California Attorney General Xavier Becerra has released new guidance and model policies on how public institutions across the state should comply with so-called "sanctuary" policies.
The policies outline best practices for collecting, retaining, and disclosing client information, addressing immigration status inquiries and how to respond to Immigration and Customs Enforcement activities.
"The Attorney General's office did provide quite a bit of detail," Angela Chan, Senior Attorney and Policy Director for Advancing Justice Asian Law Caucus, said. "In explaining the difference, for example, between a warrant signed by a judge versus an administrative warrant signed by only an ICE agent. It gave examples of those in the appendix of the model policies and also advised on making sure courthouse employees are trained and given examples of these differences."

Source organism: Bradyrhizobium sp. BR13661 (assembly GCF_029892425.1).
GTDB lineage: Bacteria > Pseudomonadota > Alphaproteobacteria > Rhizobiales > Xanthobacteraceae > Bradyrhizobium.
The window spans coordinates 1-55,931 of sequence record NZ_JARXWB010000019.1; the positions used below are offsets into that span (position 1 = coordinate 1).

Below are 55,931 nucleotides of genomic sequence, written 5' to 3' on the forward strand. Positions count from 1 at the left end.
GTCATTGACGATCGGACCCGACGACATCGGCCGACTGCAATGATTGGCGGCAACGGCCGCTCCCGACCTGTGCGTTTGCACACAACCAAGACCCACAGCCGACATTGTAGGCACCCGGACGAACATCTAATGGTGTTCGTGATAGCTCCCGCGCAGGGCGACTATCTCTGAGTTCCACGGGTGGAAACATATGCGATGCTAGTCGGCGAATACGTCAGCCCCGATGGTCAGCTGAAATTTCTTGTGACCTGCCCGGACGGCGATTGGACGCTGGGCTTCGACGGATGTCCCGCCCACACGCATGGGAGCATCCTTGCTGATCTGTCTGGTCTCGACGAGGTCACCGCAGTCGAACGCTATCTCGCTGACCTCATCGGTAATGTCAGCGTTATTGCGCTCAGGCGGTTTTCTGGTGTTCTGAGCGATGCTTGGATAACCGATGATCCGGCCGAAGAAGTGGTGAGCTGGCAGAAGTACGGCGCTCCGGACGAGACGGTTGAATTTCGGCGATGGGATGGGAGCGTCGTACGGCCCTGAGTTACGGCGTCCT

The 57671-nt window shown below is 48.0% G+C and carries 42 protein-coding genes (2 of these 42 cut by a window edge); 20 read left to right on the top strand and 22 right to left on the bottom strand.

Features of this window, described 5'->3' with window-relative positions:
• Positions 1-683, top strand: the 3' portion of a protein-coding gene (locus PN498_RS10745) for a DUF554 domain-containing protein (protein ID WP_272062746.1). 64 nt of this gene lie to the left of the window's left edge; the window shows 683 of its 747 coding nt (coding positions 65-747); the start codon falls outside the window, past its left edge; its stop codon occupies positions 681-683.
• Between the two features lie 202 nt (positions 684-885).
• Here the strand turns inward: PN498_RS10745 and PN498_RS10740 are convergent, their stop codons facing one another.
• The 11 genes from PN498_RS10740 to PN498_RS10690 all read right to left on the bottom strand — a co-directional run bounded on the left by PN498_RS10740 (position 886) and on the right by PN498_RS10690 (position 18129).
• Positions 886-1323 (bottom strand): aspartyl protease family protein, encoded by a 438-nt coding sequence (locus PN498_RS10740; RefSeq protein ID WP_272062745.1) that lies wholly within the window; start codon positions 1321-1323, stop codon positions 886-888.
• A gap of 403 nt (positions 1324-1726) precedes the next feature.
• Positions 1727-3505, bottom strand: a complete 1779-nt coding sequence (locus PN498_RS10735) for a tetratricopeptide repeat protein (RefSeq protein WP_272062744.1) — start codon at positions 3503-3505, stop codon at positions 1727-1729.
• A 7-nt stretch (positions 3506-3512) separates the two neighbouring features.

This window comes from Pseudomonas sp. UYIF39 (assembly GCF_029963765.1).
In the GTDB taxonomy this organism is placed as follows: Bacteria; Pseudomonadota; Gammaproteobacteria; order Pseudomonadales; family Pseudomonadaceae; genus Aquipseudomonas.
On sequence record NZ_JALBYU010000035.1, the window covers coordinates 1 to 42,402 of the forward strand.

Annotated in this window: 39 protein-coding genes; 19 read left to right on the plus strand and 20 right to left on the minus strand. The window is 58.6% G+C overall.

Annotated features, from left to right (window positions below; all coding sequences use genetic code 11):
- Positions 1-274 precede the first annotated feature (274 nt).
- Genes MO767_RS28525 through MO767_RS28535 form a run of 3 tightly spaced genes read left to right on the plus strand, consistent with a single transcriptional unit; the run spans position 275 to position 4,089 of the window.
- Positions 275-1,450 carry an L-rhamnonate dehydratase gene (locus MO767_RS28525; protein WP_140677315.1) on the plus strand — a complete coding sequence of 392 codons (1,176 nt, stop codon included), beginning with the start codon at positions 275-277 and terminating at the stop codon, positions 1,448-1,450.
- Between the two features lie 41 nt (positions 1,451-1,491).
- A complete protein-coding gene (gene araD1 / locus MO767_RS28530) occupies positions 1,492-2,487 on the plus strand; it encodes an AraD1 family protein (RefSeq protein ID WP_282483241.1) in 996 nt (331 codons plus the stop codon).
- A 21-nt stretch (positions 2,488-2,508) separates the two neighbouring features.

The model policies were issued as part of the guidelines laid out in Senate Bill 54, or the "California Values Act," which first established sanctuary laws in the state. The Attorney General's guidelines were issued for state-run colleges, libraries, hospitals, clinics, courthouses, shelters and labor agencies. But only those run by state or local governments are required to adopt these — or equivalent — guidelines.
"I think the overarching goal of this particular model policy for courthouses, and really for all the public agency model policies, is to allow people to access these public agencies — like courthouses — to access justice regardless of immigration status," Chan said. "And not to have to be afraid of ICE enforcement activity."